Whether you use a compact camera or pro rig, if you follow these easy tips you can consistently get amazing “keeper” shots of your infant, toddler, or young child.
Tip #1: Turn Your Flash Off and Use Natural Light
Let’s begin with the most essential ingredient of every photograph: light. Do some of your photographs make your family look like a herd of deer caught in the headlights? Camera flashes can cause red-eye and produce artificial, unflattering, often harsh-looking, light.
Unless you use an off-camera flash set-up, turn your flash off and make use of natural light. While it is sometimes a necessity for me to use artificial light in my client work, I almost never use it when I photograph for personal use. Even when I do, I never ever use the built-in flash on my camera. Instead, I use professional studio lights and modifiers that produce a much more pleasing effect than the harsh light cast by the camera’s built-in flash.
When you begin experimenting with natural light, you will appreciate how much it flatters your subjects. Your subjects will appreciate this too! You’ll start to capture beautiful, organic-looking scenes and portraits. What’s more, turning off your flash will make your camera less conspicuous in public and open up more opportunities for candid situations.
Look for indirect natural light—the shade of a tree or an awning, or diffused by your window. When light shines beside your child, you will notice interesting soft shadows adding dimensionality to your composition. Facing your child straight on, light from the front creates a very soft, shadow-less portrait. Behind your child, backlight enhances colors and creates a bright backdrop.
The three photographs, below, of my almost 8-month-old son, Max, illustrate the three different effects you can expect with diffused window light from the side, front, and back.
Notice the dimensionality in this image, where light is coming from a window at left.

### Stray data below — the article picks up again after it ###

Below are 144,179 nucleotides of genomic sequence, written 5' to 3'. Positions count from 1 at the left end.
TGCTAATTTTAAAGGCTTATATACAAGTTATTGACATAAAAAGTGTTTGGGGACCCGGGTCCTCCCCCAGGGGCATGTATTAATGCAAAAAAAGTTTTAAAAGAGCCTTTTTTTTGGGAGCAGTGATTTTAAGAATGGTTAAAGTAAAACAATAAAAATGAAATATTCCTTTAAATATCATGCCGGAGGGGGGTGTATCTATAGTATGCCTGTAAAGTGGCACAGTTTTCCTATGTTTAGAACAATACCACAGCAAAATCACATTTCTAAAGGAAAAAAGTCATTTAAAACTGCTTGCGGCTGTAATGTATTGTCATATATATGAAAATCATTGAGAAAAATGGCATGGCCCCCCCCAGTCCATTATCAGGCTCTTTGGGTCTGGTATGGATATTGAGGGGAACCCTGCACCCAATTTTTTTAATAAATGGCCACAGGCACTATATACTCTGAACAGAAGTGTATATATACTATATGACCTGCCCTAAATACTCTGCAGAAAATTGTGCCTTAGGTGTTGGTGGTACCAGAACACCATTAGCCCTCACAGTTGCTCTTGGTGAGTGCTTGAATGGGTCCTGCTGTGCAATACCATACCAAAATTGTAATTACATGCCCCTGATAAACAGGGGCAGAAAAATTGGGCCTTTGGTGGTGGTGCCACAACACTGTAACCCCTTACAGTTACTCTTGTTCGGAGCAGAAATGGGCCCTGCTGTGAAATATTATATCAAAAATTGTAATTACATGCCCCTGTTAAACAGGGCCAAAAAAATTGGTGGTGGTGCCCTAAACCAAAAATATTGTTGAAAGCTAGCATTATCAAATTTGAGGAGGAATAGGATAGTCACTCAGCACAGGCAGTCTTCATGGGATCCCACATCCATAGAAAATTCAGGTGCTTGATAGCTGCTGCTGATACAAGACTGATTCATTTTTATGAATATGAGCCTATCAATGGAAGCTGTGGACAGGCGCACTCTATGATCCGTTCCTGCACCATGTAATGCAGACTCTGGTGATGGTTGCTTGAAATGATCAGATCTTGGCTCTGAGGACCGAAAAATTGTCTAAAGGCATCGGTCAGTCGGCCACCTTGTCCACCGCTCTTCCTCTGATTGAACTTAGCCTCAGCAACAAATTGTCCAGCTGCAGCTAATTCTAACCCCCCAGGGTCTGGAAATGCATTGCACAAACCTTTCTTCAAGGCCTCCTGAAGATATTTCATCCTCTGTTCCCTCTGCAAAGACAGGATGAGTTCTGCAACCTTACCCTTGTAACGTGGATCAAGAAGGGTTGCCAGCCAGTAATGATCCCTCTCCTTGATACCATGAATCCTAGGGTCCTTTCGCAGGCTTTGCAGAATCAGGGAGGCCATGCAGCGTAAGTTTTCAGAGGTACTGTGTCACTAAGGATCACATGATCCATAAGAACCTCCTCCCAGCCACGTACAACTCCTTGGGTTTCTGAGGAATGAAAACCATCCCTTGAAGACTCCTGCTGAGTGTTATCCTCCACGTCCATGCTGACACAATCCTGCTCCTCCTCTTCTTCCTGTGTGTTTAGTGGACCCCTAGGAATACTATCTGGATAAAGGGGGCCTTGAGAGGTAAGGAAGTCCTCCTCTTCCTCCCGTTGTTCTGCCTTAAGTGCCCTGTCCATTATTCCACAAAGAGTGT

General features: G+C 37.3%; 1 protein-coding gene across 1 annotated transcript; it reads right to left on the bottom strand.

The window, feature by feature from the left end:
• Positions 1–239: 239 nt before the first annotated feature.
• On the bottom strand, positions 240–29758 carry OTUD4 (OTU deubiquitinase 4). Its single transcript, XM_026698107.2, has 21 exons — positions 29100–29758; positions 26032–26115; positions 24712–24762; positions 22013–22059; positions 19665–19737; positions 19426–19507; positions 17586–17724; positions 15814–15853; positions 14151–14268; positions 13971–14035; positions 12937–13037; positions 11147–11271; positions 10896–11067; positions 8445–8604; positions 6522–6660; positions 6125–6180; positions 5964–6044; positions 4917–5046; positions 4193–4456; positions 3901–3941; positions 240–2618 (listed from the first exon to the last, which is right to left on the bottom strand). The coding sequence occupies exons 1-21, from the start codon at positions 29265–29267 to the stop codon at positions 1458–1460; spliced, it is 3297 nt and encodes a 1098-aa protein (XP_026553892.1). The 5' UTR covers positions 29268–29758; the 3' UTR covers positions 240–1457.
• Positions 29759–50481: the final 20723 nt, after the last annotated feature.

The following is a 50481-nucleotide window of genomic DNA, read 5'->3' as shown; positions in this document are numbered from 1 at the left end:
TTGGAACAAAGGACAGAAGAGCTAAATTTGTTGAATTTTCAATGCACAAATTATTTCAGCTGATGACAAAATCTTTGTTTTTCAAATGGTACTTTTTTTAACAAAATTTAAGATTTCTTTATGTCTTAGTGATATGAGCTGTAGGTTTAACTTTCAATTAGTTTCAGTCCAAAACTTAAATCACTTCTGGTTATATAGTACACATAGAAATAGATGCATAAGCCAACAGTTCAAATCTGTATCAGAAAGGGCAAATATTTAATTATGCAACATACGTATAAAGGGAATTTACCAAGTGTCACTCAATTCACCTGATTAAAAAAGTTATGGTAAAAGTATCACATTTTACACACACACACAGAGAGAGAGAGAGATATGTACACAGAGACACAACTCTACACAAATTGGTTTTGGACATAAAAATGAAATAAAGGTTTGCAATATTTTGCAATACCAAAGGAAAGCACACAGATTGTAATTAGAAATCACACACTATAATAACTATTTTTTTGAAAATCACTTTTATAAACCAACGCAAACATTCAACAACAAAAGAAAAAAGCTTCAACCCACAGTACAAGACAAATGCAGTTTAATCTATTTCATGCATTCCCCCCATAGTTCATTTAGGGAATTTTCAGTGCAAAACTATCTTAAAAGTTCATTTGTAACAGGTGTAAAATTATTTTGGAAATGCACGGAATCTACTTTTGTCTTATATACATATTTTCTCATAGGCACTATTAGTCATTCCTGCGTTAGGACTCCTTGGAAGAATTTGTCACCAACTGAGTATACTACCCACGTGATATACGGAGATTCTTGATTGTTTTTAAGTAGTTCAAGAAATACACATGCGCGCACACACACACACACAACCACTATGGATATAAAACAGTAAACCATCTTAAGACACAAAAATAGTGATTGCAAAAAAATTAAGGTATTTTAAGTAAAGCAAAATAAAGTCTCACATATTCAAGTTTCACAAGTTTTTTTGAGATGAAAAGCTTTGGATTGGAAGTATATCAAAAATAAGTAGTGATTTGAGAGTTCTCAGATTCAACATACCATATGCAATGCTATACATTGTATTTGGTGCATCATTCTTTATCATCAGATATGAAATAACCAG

In this shot, soft, shadowless light is coming from the window straight on.
The color really pops here, thanks to the strong backlight and plain white background. Go here to learn more about using backgrounds.
Tip #2: Get to Know Your Camera
Point-and-shoot cameras can be a slippery slope. They make picture-taking a fully automated process, but the automatic settings don’t always allow you to make the most out of a shoot. Getting to know a few things about your camera will enable you to get more creative with your shots. Here are some tips for things to research in your camera manual.
1. Learn how to turn the flash off your camera. I’ve said it already and I’ll say it again. Natural, available light is far superior to flashbulb light, so make use of it as often as you can.
2. Learn whether your camera will allow you to manually change its aperture setting. The wider the aperture, which is the size of the opening in the lens, the shallower the depth of field will be in your image. You have probably noticed and admired professional photos that have a softly blurred background and focus only on the primary subject. You can achieve this technique too by experimenting with your aperture setting.
3. Learn how to change the shutter speed of your camera. A fast shutter speed (1/250th of a second) will freeze even the fastest-moving child, while a slow shutter speed may create some pleasing motion blur that gives you visual clues about how the subject moving. Play around and see what happens!
4. Learn how to adjust the ISO of your camera (the sensitivity of your camera to light). You can often bump up the ISO of your camera to compensate for low-light conditions and avoid using a flash even in dim light.
I captured this image late in the day when the sun had faded. But because I bumped up the ISO of the camera and widened the aperture, I was able to get a well-exposed and tack-sharp image anyway. Notice how the depth of field is relatively shallow due to the aperture setting. This has a very pleasing effect of focusing attention on the sharp areas of the photograph.
My gear: I use a Nikon D700 DSLR (current equivalent: Nikon D800), and the lenses that I use most often for child photography are prime (non-zoom lenses) the Nikon 50mm f.1.4 and Nikon 105mm f/2.8 Micro-Nikkor, which comes in handy when I want to get in close for details of feet, hands and so on. I look for natural light but sometimes augment it with studio strobes and Westcott Apollo softboxes.
Tip #3: Get Candid